0
Editorials |

Patient Safety Strategies: A Call for Physician Leadership FREE

Kenneth I. Shine, MD
[+] Article and Author Information

From University of Texas System, Austin, Texas.

Potential Conflicts of Interest: Disclosures can be viewed at www.acponline.org/authors/icmje/ConflictOfInterestForms.do?msNum=M13-0111.

Requests for Single Reprints: Kenneth I. Shine, MD, University of Texas System, 601 Colorado Street, Austin, TX 78701; e-mail, kshine@utsystem.edu.


Ann Intern Med. 2013;158(5_Part_1):353-354. doi:10.7326/0003-4819-158-5-201303050-00011
Text Size: A A A

The American health care enterprise, by far the most expensive in the world, continues to deliver, on average, a mediocre product (1). At its best, health care in the United States can be superb. It is fraught, however, with uneven quality, extremely expensive interventions, and an environment that continues to be remarkably unsafe for the patients it serves (2).

Work highlighted in the supplement on patient safety strategies that accompanies this issue (3) shows that there has been some progress since the publication in 2000 of the landmark Institute of Medicine report “To Err is Human: Building a Safer Health System” (4). A project team (supported by the Agency of Healthcare Research and Quality, from the RAND Corporation; Stanford University; the University of California, San Francisco; Johns Hopkins University; and ECRI Institute) examined the evidence base underpinning particular patient safety practices. With the help of an international panel of experts, they created a framework for reviewing studies about patient safety strategies. The group scrutinized 158 patient safety topics and selected 41 for either an in-depth systematic review (18 topics) or a brief review (23 topics) that focused on emerging data or new insights about implementing the strategy. Reviews entailed current literature searches; a priori–determined selection criteria; assessments of the quality of studies of safety interventions; and evaluation of context, implementation, and adoption issues. On the basis of the reviews, the expert panel rated the strength of evidence for each safety strategy: They recommended that 10 patient safety strategies should be “strongly encouraged” for adoption and 12 strategies should be “encouraged” for adoption.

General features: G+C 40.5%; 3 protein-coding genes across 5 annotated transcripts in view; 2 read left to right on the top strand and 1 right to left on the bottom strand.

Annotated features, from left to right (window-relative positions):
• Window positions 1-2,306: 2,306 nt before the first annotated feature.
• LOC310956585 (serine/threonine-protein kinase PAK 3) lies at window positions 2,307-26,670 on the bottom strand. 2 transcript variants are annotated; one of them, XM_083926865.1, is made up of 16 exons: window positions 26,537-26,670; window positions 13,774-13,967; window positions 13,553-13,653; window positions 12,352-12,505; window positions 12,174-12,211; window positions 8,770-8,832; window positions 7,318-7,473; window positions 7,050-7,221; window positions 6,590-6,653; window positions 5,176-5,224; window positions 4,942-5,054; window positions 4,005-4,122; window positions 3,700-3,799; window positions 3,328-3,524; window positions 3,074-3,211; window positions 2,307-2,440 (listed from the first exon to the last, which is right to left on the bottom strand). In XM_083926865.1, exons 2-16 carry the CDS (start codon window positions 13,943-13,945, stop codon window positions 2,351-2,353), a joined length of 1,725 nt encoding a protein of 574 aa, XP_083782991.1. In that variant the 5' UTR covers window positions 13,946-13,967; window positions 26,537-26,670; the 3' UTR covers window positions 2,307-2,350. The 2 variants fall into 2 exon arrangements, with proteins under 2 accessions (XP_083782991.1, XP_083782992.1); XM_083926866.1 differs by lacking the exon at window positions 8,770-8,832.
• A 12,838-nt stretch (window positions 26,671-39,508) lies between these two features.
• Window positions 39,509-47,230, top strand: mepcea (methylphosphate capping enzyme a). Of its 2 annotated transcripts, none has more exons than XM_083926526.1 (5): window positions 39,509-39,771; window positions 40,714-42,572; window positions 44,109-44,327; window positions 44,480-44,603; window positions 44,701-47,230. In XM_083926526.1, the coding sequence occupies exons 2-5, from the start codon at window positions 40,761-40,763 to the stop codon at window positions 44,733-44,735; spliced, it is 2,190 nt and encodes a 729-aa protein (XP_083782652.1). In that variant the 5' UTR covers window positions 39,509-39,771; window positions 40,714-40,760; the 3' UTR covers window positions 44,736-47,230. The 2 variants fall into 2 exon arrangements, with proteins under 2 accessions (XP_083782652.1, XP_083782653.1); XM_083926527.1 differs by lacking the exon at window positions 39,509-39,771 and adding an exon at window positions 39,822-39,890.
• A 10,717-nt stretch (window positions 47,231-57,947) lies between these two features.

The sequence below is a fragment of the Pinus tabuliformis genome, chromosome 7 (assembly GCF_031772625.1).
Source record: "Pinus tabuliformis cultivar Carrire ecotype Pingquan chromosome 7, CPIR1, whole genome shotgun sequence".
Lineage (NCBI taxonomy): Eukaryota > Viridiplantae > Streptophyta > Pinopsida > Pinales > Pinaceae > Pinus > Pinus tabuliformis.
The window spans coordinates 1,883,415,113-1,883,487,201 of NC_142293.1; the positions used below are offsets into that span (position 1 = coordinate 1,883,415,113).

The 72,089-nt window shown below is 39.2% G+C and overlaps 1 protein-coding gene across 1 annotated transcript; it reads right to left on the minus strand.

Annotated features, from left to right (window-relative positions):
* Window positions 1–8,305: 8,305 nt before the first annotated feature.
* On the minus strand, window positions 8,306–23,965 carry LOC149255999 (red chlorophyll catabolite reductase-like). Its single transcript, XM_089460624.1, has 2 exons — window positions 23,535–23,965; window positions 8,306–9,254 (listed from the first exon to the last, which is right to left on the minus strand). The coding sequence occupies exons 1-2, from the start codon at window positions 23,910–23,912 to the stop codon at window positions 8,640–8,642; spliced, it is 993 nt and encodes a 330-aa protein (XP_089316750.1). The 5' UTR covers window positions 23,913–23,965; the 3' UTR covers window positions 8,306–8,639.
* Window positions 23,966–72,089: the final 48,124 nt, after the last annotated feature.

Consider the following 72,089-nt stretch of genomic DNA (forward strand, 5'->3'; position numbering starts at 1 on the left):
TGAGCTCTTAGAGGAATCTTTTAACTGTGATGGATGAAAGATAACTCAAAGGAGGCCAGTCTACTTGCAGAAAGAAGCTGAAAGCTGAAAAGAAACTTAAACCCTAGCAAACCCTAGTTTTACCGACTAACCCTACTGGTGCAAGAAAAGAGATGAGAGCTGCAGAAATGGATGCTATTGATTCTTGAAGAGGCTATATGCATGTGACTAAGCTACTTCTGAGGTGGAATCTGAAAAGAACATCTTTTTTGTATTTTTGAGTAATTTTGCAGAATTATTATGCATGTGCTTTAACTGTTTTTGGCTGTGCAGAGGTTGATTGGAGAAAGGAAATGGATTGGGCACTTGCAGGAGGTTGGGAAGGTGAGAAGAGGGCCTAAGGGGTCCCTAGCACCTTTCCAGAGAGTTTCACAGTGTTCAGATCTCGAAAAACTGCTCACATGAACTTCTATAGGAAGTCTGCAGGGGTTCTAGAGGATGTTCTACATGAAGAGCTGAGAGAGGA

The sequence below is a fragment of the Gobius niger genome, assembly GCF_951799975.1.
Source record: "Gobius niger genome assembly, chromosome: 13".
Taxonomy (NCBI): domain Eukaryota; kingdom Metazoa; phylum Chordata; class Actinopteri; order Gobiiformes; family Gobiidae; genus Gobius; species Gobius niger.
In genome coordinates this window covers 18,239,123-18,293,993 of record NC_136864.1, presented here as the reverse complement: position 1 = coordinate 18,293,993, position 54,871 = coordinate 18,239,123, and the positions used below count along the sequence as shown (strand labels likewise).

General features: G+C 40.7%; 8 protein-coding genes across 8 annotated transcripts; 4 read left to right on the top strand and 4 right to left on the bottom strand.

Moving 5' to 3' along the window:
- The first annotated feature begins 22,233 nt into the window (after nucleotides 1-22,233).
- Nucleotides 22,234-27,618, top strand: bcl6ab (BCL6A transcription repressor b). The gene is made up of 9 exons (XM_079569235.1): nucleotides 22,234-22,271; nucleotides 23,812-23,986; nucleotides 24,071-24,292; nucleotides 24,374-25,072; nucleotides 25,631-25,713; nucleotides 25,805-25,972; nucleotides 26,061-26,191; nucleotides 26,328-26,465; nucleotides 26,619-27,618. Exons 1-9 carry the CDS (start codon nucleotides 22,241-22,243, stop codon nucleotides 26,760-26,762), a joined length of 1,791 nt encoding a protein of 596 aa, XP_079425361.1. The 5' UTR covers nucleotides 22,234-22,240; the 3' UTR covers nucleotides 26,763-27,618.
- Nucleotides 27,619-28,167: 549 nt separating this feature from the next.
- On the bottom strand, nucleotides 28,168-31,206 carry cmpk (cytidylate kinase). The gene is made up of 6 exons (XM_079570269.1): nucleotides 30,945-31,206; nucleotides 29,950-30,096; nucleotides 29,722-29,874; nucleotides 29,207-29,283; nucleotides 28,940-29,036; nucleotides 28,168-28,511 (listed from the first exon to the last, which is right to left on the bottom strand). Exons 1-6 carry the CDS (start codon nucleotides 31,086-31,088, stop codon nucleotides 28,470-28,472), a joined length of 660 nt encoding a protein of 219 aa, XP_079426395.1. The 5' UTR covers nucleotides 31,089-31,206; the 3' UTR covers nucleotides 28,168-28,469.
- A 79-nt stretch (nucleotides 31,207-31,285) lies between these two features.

The methods and findings of this review process are thoughtfully constructed and should be useful in future evaluations of evidence about strategies. In many cases, further evidence and validation are needed before the patient safety intervention can be accepted as proven.

Regardless, the analysis raises questions about why it has been so difficult over the past 12 years to obtain meaningful safety data and more substantially improve patient safety. The report reveals important clues and possible remedies. Physicians have been notoriously unwilling to consider treatment protocols, checklists, and, more recently, “bundles” that describe approaches to patient care (5). These have been criticized and labeled as “cookbook medicine,” while physicians argued for tailored care, emphasizing the uniqueness of every patient. The data that were reviewed, however, clearly demonstrate that checklists and bundles can substantially improve patient safety and quality of care. In training and in practice, it is essential that health care professionals understand that bundles of care provide a touchstone on which reproducible quality can be achieved while making the modifications that may be required for each patient. Some electronic health records have begun to incorporate this kind of information for the practitioner.